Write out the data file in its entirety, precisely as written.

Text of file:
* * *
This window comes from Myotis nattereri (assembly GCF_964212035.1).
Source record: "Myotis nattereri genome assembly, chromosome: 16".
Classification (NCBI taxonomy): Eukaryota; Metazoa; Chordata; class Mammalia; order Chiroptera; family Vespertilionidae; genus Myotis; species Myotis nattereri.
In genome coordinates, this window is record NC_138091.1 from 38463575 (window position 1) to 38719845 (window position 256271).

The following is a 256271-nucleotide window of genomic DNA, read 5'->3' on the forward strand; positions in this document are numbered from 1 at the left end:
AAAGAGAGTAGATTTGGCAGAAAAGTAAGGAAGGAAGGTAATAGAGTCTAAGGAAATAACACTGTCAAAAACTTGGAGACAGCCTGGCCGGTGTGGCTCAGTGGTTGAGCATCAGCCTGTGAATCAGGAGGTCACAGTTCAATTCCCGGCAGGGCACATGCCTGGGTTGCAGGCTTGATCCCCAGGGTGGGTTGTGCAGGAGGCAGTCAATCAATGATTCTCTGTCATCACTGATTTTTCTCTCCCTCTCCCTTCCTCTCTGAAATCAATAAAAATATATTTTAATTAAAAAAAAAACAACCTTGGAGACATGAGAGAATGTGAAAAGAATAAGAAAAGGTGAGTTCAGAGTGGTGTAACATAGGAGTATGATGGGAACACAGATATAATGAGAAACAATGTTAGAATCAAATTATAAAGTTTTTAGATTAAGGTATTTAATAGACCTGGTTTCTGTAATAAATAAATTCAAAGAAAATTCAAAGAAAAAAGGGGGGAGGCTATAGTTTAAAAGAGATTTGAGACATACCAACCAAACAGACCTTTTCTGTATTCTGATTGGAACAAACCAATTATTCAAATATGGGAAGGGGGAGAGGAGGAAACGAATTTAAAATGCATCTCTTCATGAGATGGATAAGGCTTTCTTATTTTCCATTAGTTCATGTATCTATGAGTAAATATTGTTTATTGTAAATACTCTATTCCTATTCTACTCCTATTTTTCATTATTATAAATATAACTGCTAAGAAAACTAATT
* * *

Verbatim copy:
This window comes from Myotis nattereri (assembly GCF_964212035.1).
Source record: "Myotis nattereri genome assembly, chromosome: 16".
Classification (NCBI taxonomy): Eukaryota; Metazoa; Chordata; class Mammalia; order Chiroptera; family Vespertilionidae; genus Myotis; species Myotis nattereri.
In genome coordinates, this window is record NC_138091.1 from 38463575 (window position 1) to 38719845 (window position 256271).

The following is a 256271-nucleotide window of genomic DNA, read 5'->3' on the forward strand; positions in this document are numbered from 1 at the left end:
AAAGAGAGTAGATTTGGCAGAAAAGTAAGGAAGGAAGGTAATAGAGTCTAAGGAAATAACACTGTCAAAAACTTGGAGACAGCCTGGCCGGTGTGGCTCAGTGGTTGAGCATCAGCCTGTGAATCAGGAGGTCACAGTTCAATTCCCGGCAGGGCACATGCCTGGGTTGCAGGCTTGATCCCCAGGGTGGGTTGTGCAGGAGGCAGTCAATCAATGATTCTCTGTCATCACTGATTTTTCTCTCCCTCTCCCTTCCTCTCTGAAATCAATAAAAATATATTTTAATTAAAAAAAAAACAACCTTGGAGACATGAGAGAATGTGAAAAGAATAAGAAAAGGTGAGTTCAGAGTGGTGTAACATAGGAGTATGATGGGAACACAGATATAATGAGAAACAATGTTAGAATCAAATTATAAAGTTTTTAGATTAAGGTATTTAATAGACCTGGTTTCTGTAATAAATAAATTCAAAGAAAATTCAAAGAAAAAAGGGGGGAGGCTATAGTTTAAAAGAGATTTGAGACATACCAACCAAACAGACCTTTTCTGTATTCTGATTGGAACAAACCAATTATTCAAATATGGGAAGGGGGAGAGGAGGAAACGAATTTAAAATGCATCTCTTCATGAGATGGATAAGGCTTTCTTATTTTCCATTAGTTCATGTATCTATGAGTAAATATTGTTTATTGTAAATACTCTATTCCTATTCTACTCCTATTTTTCATTATTATAAATATAACTGCTAAGAAAACTAATT